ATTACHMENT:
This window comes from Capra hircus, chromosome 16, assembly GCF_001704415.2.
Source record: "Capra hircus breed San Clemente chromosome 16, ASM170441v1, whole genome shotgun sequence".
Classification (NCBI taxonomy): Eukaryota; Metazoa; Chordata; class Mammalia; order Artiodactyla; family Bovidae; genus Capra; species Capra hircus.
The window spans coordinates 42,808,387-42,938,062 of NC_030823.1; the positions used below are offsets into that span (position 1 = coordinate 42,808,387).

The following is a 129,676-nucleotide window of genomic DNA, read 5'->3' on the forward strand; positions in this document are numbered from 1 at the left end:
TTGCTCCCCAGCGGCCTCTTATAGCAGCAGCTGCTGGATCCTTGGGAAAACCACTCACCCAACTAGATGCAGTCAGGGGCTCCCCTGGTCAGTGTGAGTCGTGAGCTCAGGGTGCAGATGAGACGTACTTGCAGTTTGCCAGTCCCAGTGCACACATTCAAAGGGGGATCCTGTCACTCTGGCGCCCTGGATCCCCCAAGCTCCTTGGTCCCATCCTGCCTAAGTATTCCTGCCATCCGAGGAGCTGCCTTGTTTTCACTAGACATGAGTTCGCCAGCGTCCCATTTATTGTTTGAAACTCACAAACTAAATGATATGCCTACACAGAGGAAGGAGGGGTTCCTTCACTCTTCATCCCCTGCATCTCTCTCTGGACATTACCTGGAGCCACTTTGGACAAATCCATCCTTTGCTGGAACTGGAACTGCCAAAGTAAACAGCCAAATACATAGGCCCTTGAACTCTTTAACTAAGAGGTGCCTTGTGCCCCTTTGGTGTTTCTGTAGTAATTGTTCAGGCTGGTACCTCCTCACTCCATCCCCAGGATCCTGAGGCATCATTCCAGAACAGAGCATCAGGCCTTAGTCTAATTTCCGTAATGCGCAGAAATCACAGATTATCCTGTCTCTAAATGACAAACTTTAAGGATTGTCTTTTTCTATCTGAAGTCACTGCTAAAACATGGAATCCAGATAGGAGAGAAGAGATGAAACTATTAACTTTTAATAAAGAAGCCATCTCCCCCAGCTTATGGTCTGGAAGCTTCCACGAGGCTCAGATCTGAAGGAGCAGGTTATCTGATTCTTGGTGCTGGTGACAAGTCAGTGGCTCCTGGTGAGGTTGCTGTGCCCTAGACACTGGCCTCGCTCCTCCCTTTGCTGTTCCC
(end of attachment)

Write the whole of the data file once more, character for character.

This window comes from Capra hircus, chromosome 16, assembly GCF_001704415.2.
Source record: "Capra hircus breed San Clemente chromosome 16, ASM170441v1, whole genome shotgun sequence".
Classification (NCBI taxonomy): Eukaryota; Metazoa; Chordata; class Mammalia; order Artiodactyla; family Bovidae; genus Capra; species Capra hircus.
The window spans coordinates 42,808,387-42,938,062 of NC_030823.1; the positions used below are offsets into that span (position 1 = coordinate 42,808,387).

The following is a 129,676-nucleotide window of genomic DNA, read 5'->3' on the forward strand; positions in this document are numbered from 1 at the left end:
TTGCTCCCCAGCGGCCTCTTATAGCAGCAGCTGCTGGATCCTTGGGAAAACCACTCACCCAACTAGATGCAGTCAGGGGCTCCCCTGGTCAGTGTGAGTCGTGAGCTCAGGGTGCAGATGAGACGTACTTGCAGTTTGCCAGTCCCAGTGCACACATTCAAAGGGGGATCCTGTCACTCTGGCGCCCTGGATCCCCCAAGCTCCTTGGTCCCATCCTGCCTAAGTATTCCTGCCATCCGAGGAGCTGCCTTGTTTTCACTAGACATGAGTTCGCCAGCGTCCCATTTATTGTTTGAAACTCACAAACTAAATGATATGCCTACACAGAGGAAGGAGGGGTTCCTTCACTCTTCATCCCCTGCATCTCTCTCTGGACATTACCTGGAGCCACTTTGGACAAATCCATCCTTTGCTGGAACTGGAACTGCCAAAGTAAACAGCCAAATACATAGGCCCTTGAACTCTTTAACTAAGAGGTGCCTTGTGCCCCTTTGGTGTTTCTGTAGTAATTGTTCAGGCTGGTACCTCCTCACTCCATCCCCAGGATCCTGAGGCATCATTCCAGAACAGAGCATCAGGCCTTAGTCTAATTTCCGTAATGCGCAGAAATCACAGATTATCCTGTCTCTAAATGACAAACTTTAAGGATTGTCTTTTTCTATCTGAAGTCACTGCTAAAACATGGAATCCAGATAGGAGAGAAGAGATGAAACTATTAACTTTTAATAAAGAAGCCATCTCCCCCAGCTTATGGTCTGGAAGCTTCCACGAGGCTCAGATCTGAAGGAGCAGGTTATCTGATTCTTGGTGCTGGTGACAAGTCAGTGGCTCCTGGTGAGGTTGCTGTGCCCTAGACACTGGCCTCGCTCCTCCCTTTGCTGTTCCC